Michael Martone’s Reading List for “American Short Fiction of the 70’s and 80’s”
Recently in the comments section of this post, DD mentioned Michael Martone’s workshop reading list. Dear Leader responded by asking for the full list. DD didn’t have the list handy.
So I wrote to him to see if he would share it with us. First, he said his recent workshops don’t have a book list except, “Hyde’s The Gift and a baby name book called Beyond Jennifer and Jason. Also The Mac is Not a Typewriter and sometimes Mr. Wilson’s Cabinet of Wonder.”
But, he teaches a class called American Short Fiction of the 70’s and 80’s, and was happy to share the reading list. It—and more—appear after the jump:
John Barth, LOST IN THE FUNHOUSE
Lorrie Moore, SELF-HELP
Donald Barthelme, SIXTY STORIES
Fredrick Barthelme, MOON DELUXE
Robert Coover, PRICKSONGS AND DESCANTS
Bobbie Ann Mason, SHILOH
William H. Gass, WILLIE MASTERS’ LONESOME WIFE
Jane Smiley, THE AGE OF GRIEF
ANTI-STORY, edited by Stevick
THE VINTAGE BOOK OF SHORT AMERICAN FICTION, edited by Wolff
John Gardner, ON MORAL FICTION
Raymond Carver, FIRES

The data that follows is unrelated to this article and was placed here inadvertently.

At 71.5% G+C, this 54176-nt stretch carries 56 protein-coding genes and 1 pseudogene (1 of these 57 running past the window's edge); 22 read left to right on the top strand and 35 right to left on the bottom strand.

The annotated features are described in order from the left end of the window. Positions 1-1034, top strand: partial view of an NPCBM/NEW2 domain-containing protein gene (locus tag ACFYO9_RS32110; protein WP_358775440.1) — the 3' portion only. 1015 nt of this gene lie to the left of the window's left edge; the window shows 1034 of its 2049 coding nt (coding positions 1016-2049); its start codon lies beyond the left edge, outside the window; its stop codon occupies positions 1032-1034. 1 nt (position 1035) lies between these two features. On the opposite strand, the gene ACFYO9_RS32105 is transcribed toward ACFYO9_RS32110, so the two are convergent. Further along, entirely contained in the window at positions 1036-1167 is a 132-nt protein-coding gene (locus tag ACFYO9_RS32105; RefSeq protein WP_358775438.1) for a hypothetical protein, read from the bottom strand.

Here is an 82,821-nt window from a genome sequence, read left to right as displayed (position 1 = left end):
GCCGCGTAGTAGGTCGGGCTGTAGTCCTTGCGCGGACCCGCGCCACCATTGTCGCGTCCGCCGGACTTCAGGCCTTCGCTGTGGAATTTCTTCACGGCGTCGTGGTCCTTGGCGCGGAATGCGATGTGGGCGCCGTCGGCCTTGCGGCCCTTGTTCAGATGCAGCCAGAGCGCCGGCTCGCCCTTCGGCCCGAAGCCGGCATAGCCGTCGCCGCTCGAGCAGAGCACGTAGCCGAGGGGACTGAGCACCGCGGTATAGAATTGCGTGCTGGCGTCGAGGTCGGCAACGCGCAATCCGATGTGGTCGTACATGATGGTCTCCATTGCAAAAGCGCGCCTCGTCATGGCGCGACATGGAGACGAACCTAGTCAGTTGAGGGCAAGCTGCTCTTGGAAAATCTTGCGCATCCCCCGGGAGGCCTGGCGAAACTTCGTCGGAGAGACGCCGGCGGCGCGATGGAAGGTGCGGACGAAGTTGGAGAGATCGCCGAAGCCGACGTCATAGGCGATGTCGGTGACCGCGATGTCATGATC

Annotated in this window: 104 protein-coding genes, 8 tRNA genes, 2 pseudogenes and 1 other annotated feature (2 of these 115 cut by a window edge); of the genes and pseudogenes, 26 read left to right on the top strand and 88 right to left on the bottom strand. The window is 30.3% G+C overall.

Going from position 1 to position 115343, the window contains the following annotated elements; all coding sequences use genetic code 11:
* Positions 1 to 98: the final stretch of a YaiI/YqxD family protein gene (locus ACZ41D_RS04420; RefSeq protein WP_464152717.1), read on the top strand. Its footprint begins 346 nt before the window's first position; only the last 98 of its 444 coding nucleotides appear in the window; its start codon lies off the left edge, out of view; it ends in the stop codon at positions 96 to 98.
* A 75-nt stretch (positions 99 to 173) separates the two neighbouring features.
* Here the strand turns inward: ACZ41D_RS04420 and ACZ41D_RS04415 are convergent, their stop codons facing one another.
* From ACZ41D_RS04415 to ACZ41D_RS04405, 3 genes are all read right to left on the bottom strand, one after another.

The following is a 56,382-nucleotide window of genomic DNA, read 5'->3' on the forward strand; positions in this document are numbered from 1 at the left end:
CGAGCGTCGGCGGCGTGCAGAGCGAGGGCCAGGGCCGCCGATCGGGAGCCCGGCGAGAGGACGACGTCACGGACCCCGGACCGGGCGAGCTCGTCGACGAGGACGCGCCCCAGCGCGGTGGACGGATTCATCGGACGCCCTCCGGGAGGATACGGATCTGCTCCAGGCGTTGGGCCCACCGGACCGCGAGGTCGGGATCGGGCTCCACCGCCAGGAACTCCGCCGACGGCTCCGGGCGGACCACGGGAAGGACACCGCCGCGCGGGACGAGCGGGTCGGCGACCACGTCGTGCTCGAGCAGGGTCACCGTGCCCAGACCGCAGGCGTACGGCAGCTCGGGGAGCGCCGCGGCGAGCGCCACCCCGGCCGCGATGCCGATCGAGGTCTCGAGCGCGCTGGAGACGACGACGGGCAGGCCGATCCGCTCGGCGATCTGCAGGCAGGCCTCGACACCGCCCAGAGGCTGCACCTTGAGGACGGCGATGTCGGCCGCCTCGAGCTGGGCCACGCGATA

Here’s a bit from the syllabuses class description:
As I will mention in class, I think of this course as a kind of experiment that is recreating an historical moment in recent American writing. You recall, I used the metaphor of the cloud chamber, a tank in which sub-atomic particles collide and the even smaller particles that make them up are then mapped. I assume that something happened around 1980 that altered the course of a certain kind of writing (or perhaps a certain kind of writing altered the course of history?). While we might not be able to see that something, we will be able to track the phosphorescent trails it has left behind–the residue of stories and critical comment that survives.
To this end, I have set up several collisions between these two types of stories. The story types are roughly divided by the fulcrum year of 1980. Our method of working within these pods of stories will be to read them closely, describe them as fully as possible, and attempt to identify some characteristics of technique, of audience assumption, of content, of form and structure they share or hoard. At the same time, I would like to consider the, what?, physics of the historical moment, the atmospheric pressures surrounding the stories and their authors and also the membrane that transmits the stories to the larger world and the osmosis of that world back into the worlds of the stories.
Another bit I like: “You will attempt to enter the sputtering discussion your instructor is trying to spark, perhaps you will help move the desks around into the clunky circles he fancies in his attempt to create a sense of intimacy or manipulate the chairs around the table to attain the most comfortable seat.”
(Doesn’t the image of Martone appear to be him on the set of the TV show Family Ties? Is it just me?)